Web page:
And then -- finally! -- I get three girls out and about for a three-block walk, during which they grumble. They just want to play at the Peninsula and swim in the pool. As we turn a corner, the birthday girl even gripes, pointing, "That looks like a really cool toy store, but we can't go in, because Mom has some surprise."
"Oh," I answer. "You'd rather go in there? I guess that would be OK."
Just then, a toy soldier calls out, "McElroy family? Come on in and let me show you around!"
And, on a dime, I turn from being meanest mom in the world to coolest mom ever.
Most people don't know it, but FAO Schwarz has a special tour every morning, an hour before the store opens. It's available to only one family per day, and it's by reservation only, first-come, first-served. I've lucked out by calling about six weeks ahead of time and scored a coveted Saturday morning reservation. And now, for $30/person, we'll have the vaunted toy store to ourselves for an hour, with the toy solider as our guide and playmate.
It's about as much fun as can be had anywhere in the universe.
Sure, the tour's somewhat pre-set, but "our" soldier customizes our tour to my girls' interests. My birthday girl loves baby dolls, for example, so we spend quite a bit of time in the doll "nursery," checking out the "newborns" and cuddling one or two for good measure. The girls and the soldier team up to play foosball on a $25,000 model where Barbie dolls score the goals, then catch sticky balls on Velcro disks while running up and down the aisles. And, at the end, our toy solider and the store's event manager entertain us with "Heart and Soul" on the big piano, then take our picture and serve us another (!) breakfast in the party room, which has been reserved for us and filled with balloons.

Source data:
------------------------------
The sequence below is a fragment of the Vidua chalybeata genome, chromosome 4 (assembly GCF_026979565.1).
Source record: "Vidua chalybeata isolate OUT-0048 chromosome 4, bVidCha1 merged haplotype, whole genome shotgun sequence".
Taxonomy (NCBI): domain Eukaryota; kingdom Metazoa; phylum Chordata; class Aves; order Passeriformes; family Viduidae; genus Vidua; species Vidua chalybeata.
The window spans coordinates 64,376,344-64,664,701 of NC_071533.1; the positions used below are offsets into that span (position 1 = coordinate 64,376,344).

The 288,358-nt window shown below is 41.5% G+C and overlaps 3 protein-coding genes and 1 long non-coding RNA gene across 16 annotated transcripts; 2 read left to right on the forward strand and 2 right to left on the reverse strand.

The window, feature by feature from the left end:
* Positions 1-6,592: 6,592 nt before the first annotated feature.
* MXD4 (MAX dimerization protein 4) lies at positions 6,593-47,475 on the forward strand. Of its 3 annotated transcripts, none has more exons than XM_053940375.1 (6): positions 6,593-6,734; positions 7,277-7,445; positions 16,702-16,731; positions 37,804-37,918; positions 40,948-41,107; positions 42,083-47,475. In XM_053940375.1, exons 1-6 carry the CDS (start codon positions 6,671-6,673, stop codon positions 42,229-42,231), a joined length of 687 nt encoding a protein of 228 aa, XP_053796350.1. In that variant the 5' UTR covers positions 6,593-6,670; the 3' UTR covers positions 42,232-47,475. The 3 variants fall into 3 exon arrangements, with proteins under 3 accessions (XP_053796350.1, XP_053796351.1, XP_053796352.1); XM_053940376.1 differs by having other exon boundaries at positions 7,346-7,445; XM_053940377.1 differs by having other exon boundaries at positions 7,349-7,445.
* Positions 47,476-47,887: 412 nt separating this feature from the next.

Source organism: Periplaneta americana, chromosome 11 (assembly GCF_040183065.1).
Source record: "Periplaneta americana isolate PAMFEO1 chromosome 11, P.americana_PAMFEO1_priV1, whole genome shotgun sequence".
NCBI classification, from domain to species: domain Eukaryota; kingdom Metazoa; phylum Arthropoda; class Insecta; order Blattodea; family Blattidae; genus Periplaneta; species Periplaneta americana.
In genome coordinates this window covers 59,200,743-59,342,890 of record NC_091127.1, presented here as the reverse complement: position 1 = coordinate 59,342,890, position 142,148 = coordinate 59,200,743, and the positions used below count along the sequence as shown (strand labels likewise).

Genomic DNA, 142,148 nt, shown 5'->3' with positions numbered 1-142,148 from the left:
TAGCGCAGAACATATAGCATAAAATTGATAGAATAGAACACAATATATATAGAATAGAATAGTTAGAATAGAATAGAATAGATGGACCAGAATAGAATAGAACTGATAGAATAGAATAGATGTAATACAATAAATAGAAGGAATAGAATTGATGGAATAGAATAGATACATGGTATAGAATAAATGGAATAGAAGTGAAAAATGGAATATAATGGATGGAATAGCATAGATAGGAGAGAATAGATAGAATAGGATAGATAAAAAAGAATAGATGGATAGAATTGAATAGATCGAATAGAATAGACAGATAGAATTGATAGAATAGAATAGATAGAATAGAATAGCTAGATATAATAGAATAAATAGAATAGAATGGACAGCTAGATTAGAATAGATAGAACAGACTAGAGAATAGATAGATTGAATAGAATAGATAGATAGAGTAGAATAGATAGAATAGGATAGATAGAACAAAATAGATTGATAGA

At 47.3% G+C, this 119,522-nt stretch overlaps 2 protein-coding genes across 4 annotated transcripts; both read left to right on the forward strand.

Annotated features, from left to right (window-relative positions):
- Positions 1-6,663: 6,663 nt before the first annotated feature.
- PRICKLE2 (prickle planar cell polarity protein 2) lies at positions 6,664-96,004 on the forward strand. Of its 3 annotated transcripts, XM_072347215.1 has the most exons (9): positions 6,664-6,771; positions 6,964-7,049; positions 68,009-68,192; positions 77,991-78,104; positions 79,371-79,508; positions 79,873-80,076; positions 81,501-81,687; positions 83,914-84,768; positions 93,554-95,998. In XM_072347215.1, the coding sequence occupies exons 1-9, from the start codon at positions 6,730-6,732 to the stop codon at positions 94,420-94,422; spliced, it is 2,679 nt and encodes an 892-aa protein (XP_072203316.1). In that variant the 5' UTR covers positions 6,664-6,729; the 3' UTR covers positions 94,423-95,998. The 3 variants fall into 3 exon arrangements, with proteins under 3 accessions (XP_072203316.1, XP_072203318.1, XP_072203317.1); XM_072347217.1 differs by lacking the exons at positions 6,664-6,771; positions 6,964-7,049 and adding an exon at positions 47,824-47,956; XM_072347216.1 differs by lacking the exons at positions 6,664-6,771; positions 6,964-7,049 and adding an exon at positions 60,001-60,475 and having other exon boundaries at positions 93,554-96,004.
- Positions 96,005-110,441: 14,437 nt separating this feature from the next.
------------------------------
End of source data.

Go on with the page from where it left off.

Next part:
Not a bad way to start the day.
Next up? Another dip in the Peninsula pool, then sad faces upon checkout. But now we're walking over to Times Square for a Broadway show: Gershwin's Porgy and Bess.
Sure, the kids are a bit young for the content -- in fact, they're the only kids in the entire theater -- but even they can recognize the extraordinary talent on that stage, with Audra McDonald as Bess and an ensemble that works seamlessly together. Same for the production of Anything Goes we see later, with Sutton Foster and Joel Grey. We all leave the theater singing and tapping. My birthday girl? She's beyond happy.
American Girl Place -- right down the street from the Peninsula; we've come full circle and never even hailed a cab or pushed through a subway turnstile -- is almost an afterthought, a fun ending to our weekend but certainly not the headliner.
In the end, we've spent more money than we should have, but we've had a weekend to remember. As a mom, that's important to me; as my girls enter adolescence, they're not going to want to hold my hand and hug dolls as they walk through the city streets much longer. It might be the end of an era, but we've left childhood behind with a bang -- and a few chords on the big piano.